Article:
can i buy them wednesday evening, and make pasta w. clam sauce thursday ?
how should they be stored in the fridge? do they need to be on ice? in water?
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Clams keep 4-5 days out of the ocean so as long as they look fresh and alive at the fishmonger a day or two in the fridge shouldn't be a problem. I would rinse them quickly. In a bowl put a few ice cubes in the bottom and then invert a plate that will just cover the ice but not let the clams sink into the water when the ice melts(or you could use a blue ice pack if you had one in the freezer) put the clams on top and then on top of the clams a damp kitchen towel. Then put them in the fridge.
pierino is a trusted source on General Cooking and Tough Love.
I have to assume you are purchasing from a fishmonger and not a supermarket. In the latter case, God knows how long they have been out of the water already.If you hold them overnight you are inevitably going to have some dead soldiers. If they don't open and sing opera to you discard them.
Personally I try to use fresh clams within four hours of purchase. I was spoiled by the fact that I used to live within two miles of a fish market where they let me reach in the seawater tanks and pluck out the smallest, most tightly closed little guys I could grab with my bare hands. Eating a clam that died before cooking can ruin your week and sometimes your life. Also, ask where the clams came from. Mollusks are subject to algae toxins (and man made ones) that can be very serious.
I've kept clams in a cooler or the fridge for a few days without a problem. I'd skip the ice, as you don't want them in water. Just put them in a bowl with a loose top. Obviously, discard any that are open, even a little. They should be tightly closed.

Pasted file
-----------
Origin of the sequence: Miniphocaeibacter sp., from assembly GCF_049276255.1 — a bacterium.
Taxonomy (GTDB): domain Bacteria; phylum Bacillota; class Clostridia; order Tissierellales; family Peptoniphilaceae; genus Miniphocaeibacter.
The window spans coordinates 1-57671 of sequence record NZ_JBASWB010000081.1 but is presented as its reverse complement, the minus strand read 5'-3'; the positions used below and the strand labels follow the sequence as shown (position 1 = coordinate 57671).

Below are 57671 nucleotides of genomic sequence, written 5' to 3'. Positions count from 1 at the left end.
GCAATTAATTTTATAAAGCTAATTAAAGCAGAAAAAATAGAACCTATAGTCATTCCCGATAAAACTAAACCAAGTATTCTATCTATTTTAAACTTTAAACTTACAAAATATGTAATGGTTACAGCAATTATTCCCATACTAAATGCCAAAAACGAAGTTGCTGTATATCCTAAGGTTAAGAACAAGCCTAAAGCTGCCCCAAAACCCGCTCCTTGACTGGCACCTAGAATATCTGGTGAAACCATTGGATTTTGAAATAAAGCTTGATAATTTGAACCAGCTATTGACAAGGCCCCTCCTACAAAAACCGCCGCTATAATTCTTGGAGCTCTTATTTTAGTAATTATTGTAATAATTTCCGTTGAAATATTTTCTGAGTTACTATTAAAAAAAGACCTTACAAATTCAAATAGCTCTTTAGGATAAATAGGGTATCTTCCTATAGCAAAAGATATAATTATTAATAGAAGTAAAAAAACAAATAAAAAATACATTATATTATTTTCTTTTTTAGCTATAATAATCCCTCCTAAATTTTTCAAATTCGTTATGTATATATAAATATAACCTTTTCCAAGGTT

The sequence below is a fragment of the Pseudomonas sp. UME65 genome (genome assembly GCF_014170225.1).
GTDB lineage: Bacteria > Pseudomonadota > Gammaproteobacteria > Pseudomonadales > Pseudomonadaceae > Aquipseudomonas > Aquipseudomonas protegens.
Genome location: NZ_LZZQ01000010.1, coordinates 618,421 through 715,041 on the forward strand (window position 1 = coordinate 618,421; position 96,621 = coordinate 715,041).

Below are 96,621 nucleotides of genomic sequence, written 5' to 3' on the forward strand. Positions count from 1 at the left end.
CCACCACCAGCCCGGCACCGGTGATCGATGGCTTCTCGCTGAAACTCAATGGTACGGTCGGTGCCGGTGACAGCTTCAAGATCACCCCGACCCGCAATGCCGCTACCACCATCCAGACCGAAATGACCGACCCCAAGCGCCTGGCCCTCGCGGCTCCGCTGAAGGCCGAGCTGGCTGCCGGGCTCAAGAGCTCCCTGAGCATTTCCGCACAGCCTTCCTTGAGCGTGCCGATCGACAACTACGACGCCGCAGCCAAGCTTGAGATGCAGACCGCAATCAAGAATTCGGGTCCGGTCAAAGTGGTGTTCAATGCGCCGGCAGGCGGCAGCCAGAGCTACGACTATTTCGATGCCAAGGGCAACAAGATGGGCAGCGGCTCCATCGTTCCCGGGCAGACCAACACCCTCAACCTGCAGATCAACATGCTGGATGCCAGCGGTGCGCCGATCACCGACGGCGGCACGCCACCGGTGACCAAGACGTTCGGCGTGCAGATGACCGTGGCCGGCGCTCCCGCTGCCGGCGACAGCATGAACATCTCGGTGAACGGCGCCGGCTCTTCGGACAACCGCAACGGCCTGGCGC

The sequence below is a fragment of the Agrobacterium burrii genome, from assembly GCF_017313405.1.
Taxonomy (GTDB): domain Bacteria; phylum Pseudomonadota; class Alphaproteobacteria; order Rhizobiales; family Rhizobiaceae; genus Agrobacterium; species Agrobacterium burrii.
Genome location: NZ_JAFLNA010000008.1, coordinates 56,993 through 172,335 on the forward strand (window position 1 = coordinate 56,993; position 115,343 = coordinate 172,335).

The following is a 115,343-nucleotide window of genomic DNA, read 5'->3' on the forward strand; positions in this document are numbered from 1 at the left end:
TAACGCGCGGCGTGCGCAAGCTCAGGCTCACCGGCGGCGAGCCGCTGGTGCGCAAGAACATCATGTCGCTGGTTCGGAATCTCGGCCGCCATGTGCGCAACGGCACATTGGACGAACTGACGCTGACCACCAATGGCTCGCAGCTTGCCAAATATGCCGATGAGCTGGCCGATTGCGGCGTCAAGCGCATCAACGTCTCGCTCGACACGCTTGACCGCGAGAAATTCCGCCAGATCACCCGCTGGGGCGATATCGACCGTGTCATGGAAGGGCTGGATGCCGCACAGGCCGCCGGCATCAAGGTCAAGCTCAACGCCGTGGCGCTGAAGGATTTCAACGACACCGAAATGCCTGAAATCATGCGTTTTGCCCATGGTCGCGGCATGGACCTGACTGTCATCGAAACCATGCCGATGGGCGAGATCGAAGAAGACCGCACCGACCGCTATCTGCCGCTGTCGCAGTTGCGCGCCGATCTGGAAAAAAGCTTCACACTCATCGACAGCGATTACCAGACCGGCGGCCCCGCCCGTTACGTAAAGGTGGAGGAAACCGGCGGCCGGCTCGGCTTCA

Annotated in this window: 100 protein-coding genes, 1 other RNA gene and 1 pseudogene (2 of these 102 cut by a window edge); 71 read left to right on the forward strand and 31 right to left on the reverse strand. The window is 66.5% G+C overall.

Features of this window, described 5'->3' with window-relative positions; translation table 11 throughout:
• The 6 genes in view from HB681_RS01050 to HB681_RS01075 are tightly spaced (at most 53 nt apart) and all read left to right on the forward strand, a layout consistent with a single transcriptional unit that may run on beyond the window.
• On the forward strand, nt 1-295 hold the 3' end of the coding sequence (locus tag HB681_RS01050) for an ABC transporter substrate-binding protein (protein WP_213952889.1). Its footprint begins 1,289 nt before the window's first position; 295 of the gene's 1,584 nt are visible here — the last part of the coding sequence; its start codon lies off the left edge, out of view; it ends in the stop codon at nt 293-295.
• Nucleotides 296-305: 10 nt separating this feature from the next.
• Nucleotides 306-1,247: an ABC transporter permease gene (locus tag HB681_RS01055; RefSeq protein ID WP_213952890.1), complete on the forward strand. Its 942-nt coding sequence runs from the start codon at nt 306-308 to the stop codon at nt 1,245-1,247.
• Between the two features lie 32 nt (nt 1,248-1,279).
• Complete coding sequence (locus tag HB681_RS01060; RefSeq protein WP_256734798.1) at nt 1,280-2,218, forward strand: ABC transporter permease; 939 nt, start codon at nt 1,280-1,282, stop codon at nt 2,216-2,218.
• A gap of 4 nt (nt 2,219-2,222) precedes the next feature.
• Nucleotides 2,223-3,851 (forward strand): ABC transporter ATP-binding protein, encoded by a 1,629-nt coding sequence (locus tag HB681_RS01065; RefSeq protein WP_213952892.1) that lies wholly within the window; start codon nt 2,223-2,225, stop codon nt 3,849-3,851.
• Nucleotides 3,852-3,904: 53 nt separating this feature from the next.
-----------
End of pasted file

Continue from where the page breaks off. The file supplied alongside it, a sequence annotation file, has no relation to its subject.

June is a trusted source on General Cooking.
Don't put them in water. They came from the ocean -- which is salt water. Unless you have sea water, water's not a good idea. Put them in a bowl and loosely cover it. then set that bowl in a bowl of ice/water. it will keep them fresh. When you get ready to cook them, check to make sure they're alive. If the shell is slightly ajar, knock on it lightly (who's there?). If the clam is alive, the shell will close. Discard any that don't close.
amysarah is a trusted home cook.
For more years than I can count, I've made clams oreganato on either Christmas, or Christmas Eve. Typically bigger clams, Cherrystones, but I can't see why Littlenecks would be different. Whenever it falls on Christmas, I buy them a day ahead, put them on ice - but not touching the ice (as described)- and they're fine. I haven't noticed a higher percentage of dead ones (shells ajar) either day. I do buy from a trusted local fish guy. I don't clean them until the 'day of.'
They should be closed tightly. Clams live in the sand without water each time the tides drop. Once open they should be discarded immediately. This rule doesn't apply to all shellfish.
Exactly what Chef June said. As long as the shells close if they are slightly open they are of course alive. If any of the clams do not open wide when cooked toss them out. Sorry.
The fish monger (or seafood dept at grocery stores) are required to keep the tag which tells where the clams are from and when they were harvested. The fresher the clams the more flavorful they will be. I scrub the shells under running water just before I cook them. Enjoy!
Like overnight, but easier.
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